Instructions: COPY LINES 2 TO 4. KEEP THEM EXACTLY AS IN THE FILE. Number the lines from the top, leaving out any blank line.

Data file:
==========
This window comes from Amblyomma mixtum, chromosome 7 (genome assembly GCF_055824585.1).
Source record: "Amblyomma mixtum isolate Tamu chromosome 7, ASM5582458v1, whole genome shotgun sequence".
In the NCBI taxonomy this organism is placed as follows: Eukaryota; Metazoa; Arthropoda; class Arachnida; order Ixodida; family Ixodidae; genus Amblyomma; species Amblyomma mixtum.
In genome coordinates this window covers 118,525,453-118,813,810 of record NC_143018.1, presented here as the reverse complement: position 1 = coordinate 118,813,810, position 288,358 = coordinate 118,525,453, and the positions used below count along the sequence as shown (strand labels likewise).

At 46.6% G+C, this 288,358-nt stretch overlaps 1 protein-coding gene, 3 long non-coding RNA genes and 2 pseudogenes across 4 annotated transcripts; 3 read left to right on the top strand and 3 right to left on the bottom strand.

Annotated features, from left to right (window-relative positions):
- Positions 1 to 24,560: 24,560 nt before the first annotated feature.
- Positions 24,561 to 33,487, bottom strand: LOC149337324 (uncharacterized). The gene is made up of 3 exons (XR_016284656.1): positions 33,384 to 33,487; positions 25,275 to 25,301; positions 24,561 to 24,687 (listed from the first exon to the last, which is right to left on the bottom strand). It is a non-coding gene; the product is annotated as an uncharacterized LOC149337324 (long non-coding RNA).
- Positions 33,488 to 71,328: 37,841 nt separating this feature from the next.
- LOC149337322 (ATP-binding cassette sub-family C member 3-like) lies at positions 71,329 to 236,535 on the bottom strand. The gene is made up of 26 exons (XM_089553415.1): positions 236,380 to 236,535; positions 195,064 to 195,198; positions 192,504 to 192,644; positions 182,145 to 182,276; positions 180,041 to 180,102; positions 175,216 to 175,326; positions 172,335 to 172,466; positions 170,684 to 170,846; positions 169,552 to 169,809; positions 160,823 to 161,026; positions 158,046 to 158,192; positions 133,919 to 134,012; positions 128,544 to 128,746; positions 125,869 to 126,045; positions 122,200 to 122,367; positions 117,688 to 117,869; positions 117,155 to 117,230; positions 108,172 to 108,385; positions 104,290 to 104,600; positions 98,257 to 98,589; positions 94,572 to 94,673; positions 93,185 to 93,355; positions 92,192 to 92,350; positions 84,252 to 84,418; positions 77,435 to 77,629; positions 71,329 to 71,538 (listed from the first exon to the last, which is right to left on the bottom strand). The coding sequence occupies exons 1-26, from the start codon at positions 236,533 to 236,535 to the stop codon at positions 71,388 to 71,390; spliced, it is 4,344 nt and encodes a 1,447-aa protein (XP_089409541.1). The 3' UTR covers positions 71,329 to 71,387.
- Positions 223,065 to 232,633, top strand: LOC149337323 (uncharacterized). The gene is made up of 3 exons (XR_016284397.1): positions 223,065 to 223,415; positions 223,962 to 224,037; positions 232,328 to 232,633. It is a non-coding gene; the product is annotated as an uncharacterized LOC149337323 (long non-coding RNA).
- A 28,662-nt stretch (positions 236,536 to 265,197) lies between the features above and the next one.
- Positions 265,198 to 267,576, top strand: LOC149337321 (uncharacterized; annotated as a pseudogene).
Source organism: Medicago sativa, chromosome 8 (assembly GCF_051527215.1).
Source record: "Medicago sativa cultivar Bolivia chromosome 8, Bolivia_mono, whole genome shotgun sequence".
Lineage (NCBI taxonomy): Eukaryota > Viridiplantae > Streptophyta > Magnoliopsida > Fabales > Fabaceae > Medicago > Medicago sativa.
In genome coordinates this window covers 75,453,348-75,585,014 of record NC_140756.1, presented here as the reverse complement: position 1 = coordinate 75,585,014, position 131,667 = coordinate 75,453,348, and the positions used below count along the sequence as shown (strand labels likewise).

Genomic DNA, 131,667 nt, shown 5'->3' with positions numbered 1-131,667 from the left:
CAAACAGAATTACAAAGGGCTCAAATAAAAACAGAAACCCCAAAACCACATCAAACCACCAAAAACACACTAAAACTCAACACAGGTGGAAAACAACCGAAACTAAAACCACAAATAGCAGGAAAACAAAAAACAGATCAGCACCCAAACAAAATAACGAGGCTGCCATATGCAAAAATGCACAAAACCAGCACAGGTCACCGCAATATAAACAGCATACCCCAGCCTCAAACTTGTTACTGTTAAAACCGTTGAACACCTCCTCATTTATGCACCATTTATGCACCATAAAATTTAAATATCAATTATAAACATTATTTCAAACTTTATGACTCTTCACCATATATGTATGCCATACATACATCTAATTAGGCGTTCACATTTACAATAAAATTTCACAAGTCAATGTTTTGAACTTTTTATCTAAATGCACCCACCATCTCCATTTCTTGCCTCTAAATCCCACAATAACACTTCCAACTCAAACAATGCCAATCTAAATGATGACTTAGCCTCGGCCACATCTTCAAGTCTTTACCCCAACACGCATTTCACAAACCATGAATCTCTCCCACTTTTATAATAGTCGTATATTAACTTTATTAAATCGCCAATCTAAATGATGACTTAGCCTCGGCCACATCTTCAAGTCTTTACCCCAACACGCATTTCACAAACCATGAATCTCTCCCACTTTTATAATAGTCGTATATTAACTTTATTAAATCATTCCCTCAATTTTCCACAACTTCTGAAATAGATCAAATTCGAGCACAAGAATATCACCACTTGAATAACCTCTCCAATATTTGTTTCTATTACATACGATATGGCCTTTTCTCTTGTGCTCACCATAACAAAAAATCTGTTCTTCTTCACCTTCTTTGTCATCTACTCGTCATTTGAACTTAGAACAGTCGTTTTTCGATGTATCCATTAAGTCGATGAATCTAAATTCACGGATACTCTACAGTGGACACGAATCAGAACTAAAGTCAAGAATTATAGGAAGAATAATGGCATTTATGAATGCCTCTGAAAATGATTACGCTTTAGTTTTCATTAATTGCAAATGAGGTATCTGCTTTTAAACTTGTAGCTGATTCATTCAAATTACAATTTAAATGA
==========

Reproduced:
Source record: "Amblyomma mixtum isolate Tamu chromosome 7, ASM5582458v1, whole genome shotgun sequence".
In the NCBI taxonomy this organism is placed as follows: Eukaryota; Metazoa; Arthropoda; class Arachnida; order Ixodida; family Ixodidae; genus Amblyomma; species Amblyomma mixtum.
In genome coordinates this window covers 118,525,453-118,813,810 of record NC_143018.1, presented here as the reverse complement: position 1 = coordinate 118,813,810, position 288,358 = coordinate 118,525,453, and the positions used below count along the sequence as shown (strand labels likewise).